After purchasing and enjoying two generations of Blackberry phones in the past, in May, my family upgraded to the Blackberry Torch.

Within two weeks, we had returned to the mobile phone vendor six times. At the seventh visit, the vendor sent us to a reclamation center and we were given – at no extra charge – just-like-new “reconditioned” phones.

We should have paid attention to and read the fine print in the Disclaimer Statement:

I am not going to list the many problems with the phones; however, experiencing these problems caused me to reflect on the company’s leaders.  They have to be aware of the problems, the websites devoted to Blackberry-bashing and the negative press.  So, I wondered why haven’t they developed solutions to ‘make it right’ with the consumer?

Most of the leaders I have observed in non-profit, entrepreneurial, private company and corporate settings – have a wide array of leadership competencies; they have an internal code of ethics as well as a company code, they take  pride in their products or services, they look for ways to develop a sustainable and growth-oriented leadership style  and they want to satisfy and retain customers.

On the other hand, I have run into a few leaders who are – shall we say – ‘developmentally challenged’ and seem to have disclaimers in very fine print written on their forehead:

  • Work for Jerry at your own risk.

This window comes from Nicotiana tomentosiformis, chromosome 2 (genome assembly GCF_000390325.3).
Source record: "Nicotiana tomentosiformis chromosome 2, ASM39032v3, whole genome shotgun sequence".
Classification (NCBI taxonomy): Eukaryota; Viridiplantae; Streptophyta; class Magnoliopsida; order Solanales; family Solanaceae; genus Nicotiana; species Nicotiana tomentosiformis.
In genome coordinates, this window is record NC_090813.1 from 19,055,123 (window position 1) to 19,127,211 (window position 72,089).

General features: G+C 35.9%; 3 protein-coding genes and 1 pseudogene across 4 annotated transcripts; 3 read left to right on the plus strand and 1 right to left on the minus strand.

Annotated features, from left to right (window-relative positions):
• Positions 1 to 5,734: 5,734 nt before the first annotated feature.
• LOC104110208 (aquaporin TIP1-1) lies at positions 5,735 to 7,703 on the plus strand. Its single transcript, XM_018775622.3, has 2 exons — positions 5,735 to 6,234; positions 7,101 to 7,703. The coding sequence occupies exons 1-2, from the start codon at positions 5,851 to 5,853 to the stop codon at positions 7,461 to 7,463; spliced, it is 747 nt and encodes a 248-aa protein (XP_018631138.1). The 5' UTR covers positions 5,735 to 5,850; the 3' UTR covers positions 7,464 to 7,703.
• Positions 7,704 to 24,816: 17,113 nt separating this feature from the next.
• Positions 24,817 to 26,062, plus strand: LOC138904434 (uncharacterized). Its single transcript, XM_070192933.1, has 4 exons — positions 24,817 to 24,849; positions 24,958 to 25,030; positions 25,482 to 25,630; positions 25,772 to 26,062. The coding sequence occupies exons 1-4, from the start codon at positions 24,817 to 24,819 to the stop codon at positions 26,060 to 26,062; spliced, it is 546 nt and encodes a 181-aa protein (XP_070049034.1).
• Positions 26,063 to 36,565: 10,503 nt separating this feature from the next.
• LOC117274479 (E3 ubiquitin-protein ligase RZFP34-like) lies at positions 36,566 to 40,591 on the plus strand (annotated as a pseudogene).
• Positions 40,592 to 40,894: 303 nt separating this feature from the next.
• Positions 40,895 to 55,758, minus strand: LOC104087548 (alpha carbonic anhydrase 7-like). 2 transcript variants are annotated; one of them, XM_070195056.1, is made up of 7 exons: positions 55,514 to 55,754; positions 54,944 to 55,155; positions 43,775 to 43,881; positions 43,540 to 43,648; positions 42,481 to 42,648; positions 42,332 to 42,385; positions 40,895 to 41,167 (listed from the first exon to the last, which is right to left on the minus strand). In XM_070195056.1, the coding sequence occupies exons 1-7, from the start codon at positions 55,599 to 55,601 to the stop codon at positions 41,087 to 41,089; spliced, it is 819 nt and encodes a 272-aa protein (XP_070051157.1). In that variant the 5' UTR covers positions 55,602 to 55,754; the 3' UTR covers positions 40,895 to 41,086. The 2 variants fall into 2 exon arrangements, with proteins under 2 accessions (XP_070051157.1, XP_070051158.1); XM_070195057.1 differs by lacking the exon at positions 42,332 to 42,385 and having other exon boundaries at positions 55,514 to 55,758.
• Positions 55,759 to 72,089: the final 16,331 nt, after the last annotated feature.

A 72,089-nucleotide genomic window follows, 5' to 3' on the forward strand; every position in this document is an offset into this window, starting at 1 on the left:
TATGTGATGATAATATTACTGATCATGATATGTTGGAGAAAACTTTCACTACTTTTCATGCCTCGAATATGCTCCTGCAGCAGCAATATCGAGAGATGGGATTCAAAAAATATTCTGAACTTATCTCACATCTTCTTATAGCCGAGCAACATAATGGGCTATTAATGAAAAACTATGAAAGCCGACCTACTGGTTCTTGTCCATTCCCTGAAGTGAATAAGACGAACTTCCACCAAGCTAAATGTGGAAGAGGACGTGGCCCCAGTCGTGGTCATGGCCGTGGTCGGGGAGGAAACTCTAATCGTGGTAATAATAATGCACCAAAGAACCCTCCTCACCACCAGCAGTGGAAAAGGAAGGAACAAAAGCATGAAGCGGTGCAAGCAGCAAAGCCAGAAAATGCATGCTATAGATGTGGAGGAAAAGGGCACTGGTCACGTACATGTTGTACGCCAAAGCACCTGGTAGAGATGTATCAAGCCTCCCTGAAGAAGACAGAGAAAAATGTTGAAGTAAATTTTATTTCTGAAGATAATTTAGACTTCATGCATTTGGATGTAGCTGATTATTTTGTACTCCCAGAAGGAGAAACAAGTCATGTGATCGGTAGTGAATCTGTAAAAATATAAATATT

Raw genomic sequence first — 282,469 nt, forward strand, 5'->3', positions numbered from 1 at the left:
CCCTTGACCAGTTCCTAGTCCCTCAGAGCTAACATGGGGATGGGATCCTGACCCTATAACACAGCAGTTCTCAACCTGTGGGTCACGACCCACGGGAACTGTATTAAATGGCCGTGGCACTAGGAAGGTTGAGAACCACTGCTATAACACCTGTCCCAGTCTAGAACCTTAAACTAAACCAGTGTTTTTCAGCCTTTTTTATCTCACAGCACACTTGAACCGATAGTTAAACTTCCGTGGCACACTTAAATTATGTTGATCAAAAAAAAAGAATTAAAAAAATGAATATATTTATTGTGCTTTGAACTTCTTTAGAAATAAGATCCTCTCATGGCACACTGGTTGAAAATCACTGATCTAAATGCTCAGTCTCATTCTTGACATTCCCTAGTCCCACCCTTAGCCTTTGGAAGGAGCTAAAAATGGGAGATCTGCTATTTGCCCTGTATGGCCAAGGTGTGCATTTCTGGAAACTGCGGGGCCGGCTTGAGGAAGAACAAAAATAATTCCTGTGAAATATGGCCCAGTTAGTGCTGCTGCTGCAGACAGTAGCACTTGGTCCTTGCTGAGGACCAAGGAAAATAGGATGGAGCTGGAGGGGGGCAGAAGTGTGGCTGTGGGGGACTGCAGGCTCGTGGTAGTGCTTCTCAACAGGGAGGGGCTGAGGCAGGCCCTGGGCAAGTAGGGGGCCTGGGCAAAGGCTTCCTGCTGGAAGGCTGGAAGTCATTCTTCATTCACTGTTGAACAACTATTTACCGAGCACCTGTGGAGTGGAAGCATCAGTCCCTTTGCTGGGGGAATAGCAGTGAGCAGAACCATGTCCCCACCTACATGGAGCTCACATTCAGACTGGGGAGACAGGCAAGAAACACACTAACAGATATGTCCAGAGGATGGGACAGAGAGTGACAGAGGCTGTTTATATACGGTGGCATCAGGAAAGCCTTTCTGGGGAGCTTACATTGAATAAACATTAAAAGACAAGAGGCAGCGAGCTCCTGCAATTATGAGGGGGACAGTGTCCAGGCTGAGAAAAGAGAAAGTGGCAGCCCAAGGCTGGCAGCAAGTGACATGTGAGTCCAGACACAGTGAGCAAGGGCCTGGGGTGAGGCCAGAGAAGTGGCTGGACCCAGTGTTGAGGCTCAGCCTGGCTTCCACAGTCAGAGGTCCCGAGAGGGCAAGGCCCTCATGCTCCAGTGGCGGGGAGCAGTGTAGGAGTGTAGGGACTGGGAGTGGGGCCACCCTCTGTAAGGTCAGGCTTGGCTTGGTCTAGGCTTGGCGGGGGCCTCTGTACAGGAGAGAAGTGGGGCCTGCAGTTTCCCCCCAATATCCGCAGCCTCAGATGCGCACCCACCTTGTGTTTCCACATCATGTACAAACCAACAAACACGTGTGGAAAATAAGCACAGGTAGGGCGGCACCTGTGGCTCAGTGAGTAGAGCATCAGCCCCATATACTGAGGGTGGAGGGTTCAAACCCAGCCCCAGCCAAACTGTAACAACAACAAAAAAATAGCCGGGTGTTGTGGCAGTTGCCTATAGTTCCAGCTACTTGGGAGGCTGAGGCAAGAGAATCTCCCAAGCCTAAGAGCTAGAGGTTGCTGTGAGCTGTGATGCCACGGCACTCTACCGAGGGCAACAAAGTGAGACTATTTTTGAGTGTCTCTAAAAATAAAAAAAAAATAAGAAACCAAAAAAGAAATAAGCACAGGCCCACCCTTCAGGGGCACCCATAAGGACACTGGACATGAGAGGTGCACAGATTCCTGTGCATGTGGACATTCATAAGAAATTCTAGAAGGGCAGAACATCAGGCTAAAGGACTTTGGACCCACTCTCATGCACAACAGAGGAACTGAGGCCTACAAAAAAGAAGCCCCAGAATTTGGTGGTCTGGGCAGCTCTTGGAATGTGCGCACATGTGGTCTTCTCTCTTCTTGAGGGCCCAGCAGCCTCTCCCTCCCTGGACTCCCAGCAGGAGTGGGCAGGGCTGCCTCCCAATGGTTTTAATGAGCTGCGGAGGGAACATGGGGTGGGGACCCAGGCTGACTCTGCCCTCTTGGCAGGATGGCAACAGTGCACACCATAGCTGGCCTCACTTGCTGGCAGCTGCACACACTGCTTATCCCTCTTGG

• Bob is looking for another ‘throat to choke’.  (I have a client who tells me this is a common euphemism used daily in his company.)
  • Matt micromanages to such a degree that he has been known to follow his female employees into the ladies room (yes, it’s true – this one happened to me!).
  • Mary never checks to find out if her employees actually understand the new roll-out strategy until after the project is beyond redemption.
  • Dennis knows this restructure isn’t going to work, but since it has been announced, we have to go through with it.
  • When Anne doesn’t make her numbers, she always blames a subordinate.
  • Jack relies solely on his own problem solving capabilities.
  • Jean can’t even spell collaboration.

Questions for you to consider:

  • Have you checked the fine print in your Leadership Style Disclaimer Statement?
  • What does this fine print say about you?

© All rights reserved.

Christine M. Glasco consults to company executives, business owners and non-profit leaders on career management/career transformation strategies and strategic leadership development solutions. To provide you with clarity on how to achieve the next steps in your career, go to and request a complimentary copy of Is Your Career on Track? Assessment and e-Workbook

Email: Phone: 1.940.367.0837

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